Weintraub Tobin’s 2018 Labor and Employment Seminar and Training schedule is now available.  Click here for a copy of the schedule.

If you have any questions on any of our seminars or would like to inquire on private, custom-tailored training, please contact:

Ramona Carrillo

(916) 558-6046

rcarrillo@weintraub.com

At its meeting on July 17, 2017, the Fair Employment and Housing Council (FEHC) addressed a conflict between its regulations and OSHA’s regulations, regarding gender-neutral restroom facilities.

AB 1732, enacted as Health and Safety Code section 118600, which applies to single-user toilet facilities.  Section 118600 defines single-user toilet facilities as those that have only one

The new regulations that expand existing protections under California’s Fair Employment and Housing Act (FEHA) for transgender individuals and others go into effect July 1, 2017.  As California employers know, FEHA prohibits harassment and discrimination against individuals on the basis of many protected classes, including gender, gender identity, and gender expression.  Below is a brief

The Department of Fair Employment and Housing (“DFEH”) recently issued new guidance for employers to prevent discrimination against transgender employees, who are protected under California’s Fair Employment & Housing Act (“FEHA”). Since 2012, FEHA protection has been extended to include gender identity and gender expression categories, and defines “gender expression” to mean a “person’s gender-related appearance and behavior whether or not stereotypically associated with the person’s assigned sex at birth.” The DFEH’s new brochure, called “Transgender Rights in the Workplace” (available here), makes clear that employers must allow transgender employees access to restroom, shower, locker room and other such facilities that correspond with their gender identity. It also suggests that providing individual or unisex restrooms, where possible, can enhance privacy for all employees.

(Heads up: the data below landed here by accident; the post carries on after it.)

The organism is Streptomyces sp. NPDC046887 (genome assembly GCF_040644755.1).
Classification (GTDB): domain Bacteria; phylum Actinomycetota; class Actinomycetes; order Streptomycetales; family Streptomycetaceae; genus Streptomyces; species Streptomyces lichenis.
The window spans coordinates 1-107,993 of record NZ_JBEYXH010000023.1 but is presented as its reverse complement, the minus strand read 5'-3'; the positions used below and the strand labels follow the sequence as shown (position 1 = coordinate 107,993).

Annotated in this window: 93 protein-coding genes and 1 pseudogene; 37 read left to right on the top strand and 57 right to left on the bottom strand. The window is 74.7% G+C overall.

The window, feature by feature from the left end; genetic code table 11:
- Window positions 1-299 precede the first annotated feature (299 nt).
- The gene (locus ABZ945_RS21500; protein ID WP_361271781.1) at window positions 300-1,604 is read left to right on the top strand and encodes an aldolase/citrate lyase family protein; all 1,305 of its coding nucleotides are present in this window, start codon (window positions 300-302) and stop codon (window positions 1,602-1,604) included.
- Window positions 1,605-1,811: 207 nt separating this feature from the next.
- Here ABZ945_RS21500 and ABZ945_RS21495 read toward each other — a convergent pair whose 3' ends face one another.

Continue Reading DFEH Releases New Guidance Regarding Transgender Employees

This bill was in direct response to the decision in Rope v. Auto-Clor System of Washington, Inc. (2013) 220 Cal.App.4th 635 (2013), which found that an employee who merely makes a request forBeth-West-15_web an accommodation does not engage in protected activity for purposes of a FEHA retaliation claim.  Under this bill, the Government Code